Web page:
Briefs: Lucent, BT tie up on Internet network

December 22, 2005

Lucent Technologies and the BT Group Thursday signed a contract to develop a cutting-edge Internet network.

Lucent said that it will help the British telecommunications group establish a more efficient core network that will allow voice, broadband, Ethernet and virtual private networking services, in addition to supporting asynchronous transfer mode transport services.

"We are proud to be providing a key element in this revolutionary all IP next-generation network, which will position BT as a world leader in the implementation of new technologies," Andy Williams, president of Lucent Europe, said in a news release. "It is a significant step forward in the strong relationship we have forged with BT, which will play a key role in ensuring the health and well-being of the U.K.'s future economy," he added.

Copyright 2005 by United Press International

Explore further: International consortium hopes to unlock spectrum above 6 GHz

Related Stories

70.3M records, 30 days: NSA report draws Paris ire (Update)

October 21, 2013

The U.S. National Security Agency swept up 70.3 million French telephone records in a 30-day period, according to a newspaper report Monday that offered new details of the massive scope of a surveillance operation that has ...

Google snaps up Waze to add to mapping service (Update)

June 11, 2013

Google is buying online mapping service Waze in a $1.03 billion deal that keeps a potentially valuable tool away from its rivals while allowing it to gain technology that could improve the accuracy and usefulness of its own ...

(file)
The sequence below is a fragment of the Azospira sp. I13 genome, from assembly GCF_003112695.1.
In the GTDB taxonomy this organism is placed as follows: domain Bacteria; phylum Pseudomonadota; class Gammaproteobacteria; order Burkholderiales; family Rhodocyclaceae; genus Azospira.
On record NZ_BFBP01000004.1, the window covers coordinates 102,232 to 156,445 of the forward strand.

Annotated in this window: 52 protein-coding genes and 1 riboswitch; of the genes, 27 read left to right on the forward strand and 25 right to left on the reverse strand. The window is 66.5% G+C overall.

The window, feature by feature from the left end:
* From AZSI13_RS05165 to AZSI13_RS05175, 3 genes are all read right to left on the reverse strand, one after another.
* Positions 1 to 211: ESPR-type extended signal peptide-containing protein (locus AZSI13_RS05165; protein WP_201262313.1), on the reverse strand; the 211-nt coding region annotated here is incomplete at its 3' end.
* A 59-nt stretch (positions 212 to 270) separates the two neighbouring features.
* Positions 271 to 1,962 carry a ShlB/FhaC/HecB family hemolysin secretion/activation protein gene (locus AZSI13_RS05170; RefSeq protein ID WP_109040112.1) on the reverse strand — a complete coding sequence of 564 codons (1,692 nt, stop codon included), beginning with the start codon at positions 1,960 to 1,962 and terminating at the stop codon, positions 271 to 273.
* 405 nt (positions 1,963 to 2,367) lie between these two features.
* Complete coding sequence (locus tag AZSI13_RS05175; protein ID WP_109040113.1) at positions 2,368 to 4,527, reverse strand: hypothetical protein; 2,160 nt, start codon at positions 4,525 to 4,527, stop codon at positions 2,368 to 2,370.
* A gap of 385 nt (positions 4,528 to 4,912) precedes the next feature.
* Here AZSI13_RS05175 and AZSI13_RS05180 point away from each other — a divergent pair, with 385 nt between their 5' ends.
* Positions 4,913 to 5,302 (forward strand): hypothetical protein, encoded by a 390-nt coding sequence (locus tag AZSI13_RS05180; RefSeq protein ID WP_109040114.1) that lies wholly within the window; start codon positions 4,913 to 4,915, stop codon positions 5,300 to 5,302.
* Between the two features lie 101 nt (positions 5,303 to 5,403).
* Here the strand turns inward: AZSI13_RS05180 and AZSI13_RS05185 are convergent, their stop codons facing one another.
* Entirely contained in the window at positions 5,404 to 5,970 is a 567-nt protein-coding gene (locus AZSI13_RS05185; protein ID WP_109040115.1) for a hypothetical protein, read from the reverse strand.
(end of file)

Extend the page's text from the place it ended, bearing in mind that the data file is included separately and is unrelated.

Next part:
Recommended for you

'Expansion entropy': A new litmus test for chaos?

July 28, 2015

Can the flap of a butterfly's wings in Brazil set off a tornado in Texas? This intriguing hypothetical scenario, commonly called "the butterfly effect," has come to embody the popular conception of a chaotic system, in which ...

'Carbon sink' detected underneath world's deserts

July 28, 2015

The world's deserts may be storing some of the climate-changing carbon dioxide emitted by human activities, a new study suggests. Massive aquifers underneath deserts could hold more carbon than all the plants on land, according ...

Lobster-Eye imager detects soft X-ray emissions

July 28, 2015

Solar winds are known for powering dangerous space weather events near Earth, which, in turn, endangers space assets. So a large interdisciplinary group of researchers, led by the U.S. National Aeronautics and Space Administration ...

0 comments

Please sign in to add a comment. Registration is free, and takes less than a minute. Read more

Click here to reset your password.
Sign in to get notified via email when new comments are made.